Germany Loses Vast Empire in Africa to the British
Allied Forces, 50,000
Loyal Boer Leaders
General Louis Botha
General J. C. Smuts
Major General Stewart
Brigadier General Cunlifle
Capt. F. C. Bryant
Lieut. Colonel MacLear
Brigadier General Dobell
German—Boer—Native Forces, 20,000
General Christian Beyers, Orange Free State
General de Wet, Transvaal
Major von Doering
Colonel S. G. Maritz
The war was carried into Africa at the very outset of hostilities in Europe; it continued there three years, and in the end Germany was dispossessed of a colonial empire four times the size of her European possessions. Germany controlled four huge colonies in Africa: Togoland (Togo), about the size of Ireland, with a native population of 1,000,000; the Kameruns (Cameroon), greater in area than the Germany, with a population of 2,500,000; German Southwest Africa, comprising 320,000 square miles, and with a native population of 300,000 ; and German East Africa, twice the size of old Germany, and with a population of 8,000,000.
Boers Rebel in Union of South Africa
Within a week after Germany had flung down the gauntlet to Europe, mutterings of discontent against British rule were heard among a certain class of Boers in the Union of South Africa, particularly in the western Transvaal. Ostensibly the disaffected Boers were influenced by their ambition to found an Afrikander Republic; in reality, they were dupes of Germany, who had heard the "call of the blood" and the ring of German gold. These conspirators really plotted the downfall of the British Empire. If Africa and Egypt could be won from Great Britain, control of the Mediterranean, the Suez Canal, and the trade routes to India might pass to Germany. These were the tremendous prizes at stake in the Boer uprising.
Boer Parliament Is Loyal
The leaders of the Boer revolt were Gen. Christian Beyers, Gen. de Wet, Col. S. G. Maritz, and Gen. Hertzog. All four had served with distinction in the Boer War of 1898, and there still rankled in their hearts a hatred of Great Britain.
Though still a commander of Union militia, Col. Maritz had entered into a secret pact with the German Governor of Southwest Africa, in which the independence of the Union as a Republic was guaranteed, but Walfisch Bay and other parts of the Union had been ceded to Germany, and providing that the Germans should defer their invasion of the Union, until asked to do so. The great majority of the Boer burghers, however, refused to join with the rebels. Their spokesmen were Gen. Louis Botha and Gen. Smuts, both eminent leaders in the last Boer War, but now reconciled to British rule.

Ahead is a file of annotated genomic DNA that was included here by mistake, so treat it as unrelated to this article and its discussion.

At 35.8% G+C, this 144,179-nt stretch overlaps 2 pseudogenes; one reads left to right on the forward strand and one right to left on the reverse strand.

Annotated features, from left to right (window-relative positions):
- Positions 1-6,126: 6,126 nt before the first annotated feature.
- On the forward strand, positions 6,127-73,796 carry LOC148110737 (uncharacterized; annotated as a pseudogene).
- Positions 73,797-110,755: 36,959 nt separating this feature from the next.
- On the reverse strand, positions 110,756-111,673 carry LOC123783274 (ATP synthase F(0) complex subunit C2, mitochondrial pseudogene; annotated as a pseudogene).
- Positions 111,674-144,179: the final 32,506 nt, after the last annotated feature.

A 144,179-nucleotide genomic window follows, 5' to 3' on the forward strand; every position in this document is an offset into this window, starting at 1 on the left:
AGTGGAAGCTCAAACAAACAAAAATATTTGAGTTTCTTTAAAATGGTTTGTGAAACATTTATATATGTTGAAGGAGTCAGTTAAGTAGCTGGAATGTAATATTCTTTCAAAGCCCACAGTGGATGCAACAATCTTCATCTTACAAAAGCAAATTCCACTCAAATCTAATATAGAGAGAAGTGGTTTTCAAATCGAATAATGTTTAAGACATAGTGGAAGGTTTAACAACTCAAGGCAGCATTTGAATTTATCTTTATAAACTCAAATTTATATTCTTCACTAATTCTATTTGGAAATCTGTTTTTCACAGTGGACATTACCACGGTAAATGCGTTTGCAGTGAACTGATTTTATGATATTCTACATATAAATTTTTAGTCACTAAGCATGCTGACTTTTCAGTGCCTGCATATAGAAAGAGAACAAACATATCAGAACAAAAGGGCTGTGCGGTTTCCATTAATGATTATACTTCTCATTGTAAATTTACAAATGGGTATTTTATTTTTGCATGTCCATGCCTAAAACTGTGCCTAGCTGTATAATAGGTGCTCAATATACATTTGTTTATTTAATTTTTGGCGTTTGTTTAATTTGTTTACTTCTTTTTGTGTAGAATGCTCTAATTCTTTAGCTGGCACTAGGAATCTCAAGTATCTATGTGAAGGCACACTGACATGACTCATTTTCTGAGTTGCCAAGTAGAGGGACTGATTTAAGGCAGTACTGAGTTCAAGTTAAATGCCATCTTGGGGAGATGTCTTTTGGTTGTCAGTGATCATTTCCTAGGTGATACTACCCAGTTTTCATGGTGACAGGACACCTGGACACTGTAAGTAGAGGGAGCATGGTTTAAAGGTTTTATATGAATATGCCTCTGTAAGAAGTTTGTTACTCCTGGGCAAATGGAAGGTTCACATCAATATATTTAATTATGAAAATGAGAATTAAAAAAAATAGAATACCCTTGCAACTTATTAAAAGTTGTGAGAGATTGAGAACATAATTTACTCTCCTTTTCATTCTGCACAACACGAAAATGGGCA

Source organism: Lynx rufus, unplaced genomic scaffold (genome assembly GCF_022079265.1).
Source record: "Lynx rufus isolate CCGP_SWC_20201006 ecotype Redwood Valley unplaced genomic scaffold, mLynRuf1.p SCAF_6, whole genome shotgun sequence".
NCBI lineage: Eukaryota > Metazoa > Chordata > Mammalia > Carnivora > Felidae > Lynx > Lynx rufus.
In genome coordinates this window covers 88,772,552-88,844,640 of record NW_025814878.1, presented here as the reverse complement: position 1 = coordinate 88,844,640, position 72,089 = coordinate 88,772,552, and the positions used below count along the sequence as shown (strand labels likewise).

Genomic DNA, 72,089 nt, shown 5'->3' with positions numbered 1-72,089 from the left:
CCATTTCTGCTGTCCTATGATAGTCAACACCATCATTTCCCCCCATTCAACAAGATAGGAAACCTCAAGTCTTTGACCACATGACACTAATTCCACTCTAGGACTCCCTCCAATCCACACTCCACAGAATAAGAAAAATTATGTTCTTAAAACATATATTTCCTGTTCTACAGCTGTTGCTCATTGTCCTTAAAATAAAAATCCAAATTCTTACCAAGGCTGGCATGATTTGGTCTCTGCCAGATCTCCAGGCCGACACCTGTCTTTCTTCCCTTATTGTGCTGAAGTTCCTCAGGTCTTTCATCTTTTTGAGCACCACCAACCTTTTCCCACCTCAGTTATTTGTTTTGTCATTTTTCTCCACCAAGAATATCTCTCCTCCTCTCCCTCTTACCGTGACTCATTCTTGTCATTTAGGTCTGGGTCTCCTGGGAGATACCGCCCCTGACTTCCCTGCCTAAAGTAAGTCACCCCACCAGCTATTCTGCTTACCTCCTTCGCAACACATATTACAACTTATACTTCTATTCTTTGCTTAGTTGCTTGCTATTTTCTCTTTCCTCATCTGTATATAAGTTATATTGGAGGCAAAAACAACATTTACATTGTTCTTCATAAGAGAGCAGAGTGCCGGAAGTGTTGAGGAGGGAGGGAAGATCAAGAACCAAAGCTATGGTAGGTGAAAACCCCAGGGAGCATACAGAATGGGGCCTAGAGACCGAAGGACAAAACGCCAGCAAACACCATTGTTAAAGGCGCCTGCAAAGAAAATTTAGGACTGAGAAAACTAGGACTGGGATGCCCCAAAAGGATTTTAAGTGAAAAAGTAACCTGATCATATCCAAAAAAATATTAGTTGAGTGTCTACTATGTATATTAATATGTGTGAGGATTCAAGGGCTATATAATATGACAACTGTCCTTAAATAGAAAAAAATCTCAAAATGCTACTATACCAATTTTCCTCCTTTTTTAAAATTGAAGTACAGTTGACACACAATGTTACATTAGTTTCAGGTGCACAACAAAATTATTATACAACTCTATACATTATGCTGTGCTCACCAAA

On August 15, 1914, a convention of 800 burghers was held at Treurfontein and resolutions were passed expressing confidence in the British Government. A month later, Gen. Christian Beyers, commandant general of the Union forces, who had been secretly organizing the rebellion, resigned his command. He had previously won over to the rebel cause Gen. Delarey, a leader of the Boer forces in the Transvaal.
Delarey soon after was killed by a police patrol near Johannesburg, before the rebellion was well under way. Meantime, a thousand armed Boers in the Transvaal had definitely united with the rebellion. In this crisis, Gen. Louis Botha appealed to the loyalty of the Boers, calling for volunteers to aid in suppressing the rebellion and promising to lead the Union forces in person. The Boers flocked by thousands to his standard.
When the Boer Parliament met on September 8, 1914, Gen. Botha, the premier, moved a resolution assuring Great Britain of its loyal support. Gen. Hertzog, the minority leader in the Parliament, and a pro-German, sought to amend this by moving a declaration that an attack upon German Southwest Africa was against the interests of the Union of South Africa. Hertzog's amendment was rejected by a vote of 104 to 12.
The "Prophet" of Lichtenberg Stirs Rebellion
Emissaries of Germany spread themselves through the Transvaal, inciting the Boers to rebellion. Among these was a fanatic by the name of Van Rensberg, better known as the "Prophet of Lichtenberg." Ever since the Boer War, in 1898, when a few of his many predictions were said to have been verified, the "prophet" had been held in high esteem. He now solemnly declared that the events predicted in the Apocalypse, or Book of Revelations, were soon to be fulfilled. Germany, he averred, had been divinely ordained to subjugate and purify the sinful world. Rensberg, in one of his pretended "visions," saw standing forth as divinely appointed leaders who should restore the Boer Republic, the traitors Delarey, Beyers, and de Wet.